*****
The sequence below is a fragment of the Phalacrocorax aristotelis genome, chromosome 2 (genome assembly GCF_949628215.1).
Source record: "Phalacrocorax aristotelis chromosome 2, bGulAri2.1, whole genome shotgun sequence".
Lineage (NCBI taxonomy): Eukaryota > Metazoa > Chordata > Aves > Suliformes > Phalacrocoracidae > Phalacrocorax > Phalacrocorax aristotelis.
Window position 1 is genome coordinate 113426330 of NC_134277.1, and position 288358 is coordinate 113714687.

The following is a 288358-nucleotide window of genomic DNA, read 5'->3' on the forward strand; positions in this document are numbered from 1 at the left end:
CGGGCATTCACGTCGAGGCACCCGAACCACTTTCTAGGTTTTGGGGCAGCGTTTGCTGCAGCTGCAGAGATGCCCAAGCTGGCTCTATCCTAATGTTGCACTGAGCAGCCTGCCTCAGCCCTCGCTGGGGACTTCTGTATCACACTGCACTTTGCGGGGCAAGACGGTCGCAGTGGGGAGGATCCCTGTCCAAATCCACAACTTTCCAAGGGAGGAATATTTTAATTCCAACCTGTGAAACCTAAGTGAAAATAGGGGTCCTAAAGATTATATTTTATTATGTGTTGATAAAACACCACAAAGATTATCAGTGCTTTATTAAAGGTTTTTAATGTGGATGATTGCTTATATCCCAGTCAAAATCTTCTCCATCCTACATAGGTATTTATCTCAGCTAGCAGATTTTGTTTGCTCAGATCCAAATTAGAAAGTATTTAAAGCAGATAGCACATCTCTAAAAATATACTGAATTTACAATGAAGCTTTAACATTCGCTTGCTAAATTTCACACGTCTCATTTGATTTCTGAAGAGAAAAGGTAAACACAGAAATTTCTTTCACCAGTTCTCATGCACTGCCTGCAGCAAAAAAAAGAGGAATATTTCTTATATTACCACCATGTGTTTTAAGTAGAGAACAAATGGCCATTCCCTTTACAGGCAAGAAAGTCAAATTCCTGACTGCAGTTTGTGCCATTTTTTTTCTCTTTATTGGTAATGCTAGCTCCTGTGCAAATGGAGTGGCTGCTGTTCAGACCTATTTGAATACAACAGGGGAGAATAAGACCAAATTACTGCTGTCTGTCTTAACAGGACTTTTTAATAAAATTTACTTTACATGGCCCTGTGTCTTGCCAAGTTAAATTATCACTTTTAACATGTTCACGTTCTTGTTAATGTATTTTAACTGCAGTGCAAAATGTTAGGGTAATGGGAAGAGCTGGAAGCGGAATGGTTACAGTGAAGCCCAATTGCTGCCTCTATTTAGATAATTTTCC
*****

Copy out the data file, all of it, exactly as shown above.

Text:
The sequence below is a fragment of the Phalacrocorax aristotelis genome, chromosome 2 (genome assembly GCF_949628215.1).
Source record: "Phalacrocorax aristotelis chromosome 2, bGulAri2.1, whole genome shotgun sequence".
Lineage (NCBI taxonomy): Eukaryota > Metazoa > Chordata > Aves > Suliformes > Phalacrocoracidae > Phalacrocorax > Phalacrocorax aristotelis.
Window position 1 is genome coordinate 113426330 of NC_134277.1, and position 288358 is coordinate 113714687.

The following is a 288358-nucleotide window of genomic DNA, read 5'->3' on the forward strand; positions in this document are numbered from 1 at the left end:
CGGGCATTCACGTCGAGGCACCCGAACCACTTTCTAGGTTTTGGGGCAGCGTTTGCTGCAGCTGCAGAGATGCCCAAGCTGGCTCTATCCTAATGTTGCACTGAGCAGCCTGCCTCAGCCCTCGCTGGGGACTTCTGTATCACACTGCACTTTGCGGGGCAAGACGGTCGCAGTGGGGAGGATCCCTGTCCAAATCCACAACTTTCCAAGGGAGGAATATTTTAATTCCAACCTGTGAAACCTAAGTGAAAATAGGGGTCCTAAAGATTATATTTTATTATGTGTTGATAAAACACCACAAAGATTATCAGTGCTTTATTAAAGGTTTTTAATGTGGATGATTGCTTATATCCCAGTCAAAATCTTCTCCATCCTACATAGGTATTTATCTCAGCTAGCAGATTTTGTTTGCTCAGATCCAAATTAGAAAGTATTTAAAGCAGATAGCACATCTCTAAAAATATACTGAATTTACAATGAAGCTTTAACATTCGCTTGCTAAATTTCACACGTCTCATTTGATTTCTGAAGAGAAAAGGTAAACACAGAAATTTCTTTCACCAGTTCTCATGCACTGCCTGCAGCAAAAAAAAGAGGAATATTTCTTATATTACCACCATGTGTTTTAAGTAGAGAACAAATGGCCATTCCCTTTACAGGCAAGAAAGTCAAATTCCTGACTGCAGTTTGTGCCATTTTTTTTCTCTTTATTGGTAATGCTAGCTCCTGTGCAAATGGAGTGGCTGCTGTTCAGACCTATTTGAATACAACAGGGGAGAATAAGACCAAATTACTGCTGTCTGTCTTAACAGGACTTTTTAATAAAATTTACTTTACATGGCCCTGTGTCTTGCCAAGTTAAATTATCACTTTTAACATGTTCACGTTCTTGTTAATGTATTTTAACTGCAGTGCAAAATGTTAGGGTAATGGGAAGAGCTGGAAGCGGAATGGTTACAGTGAAGCCCAATTGCTGCCTCTATTTAGATAATTTTCC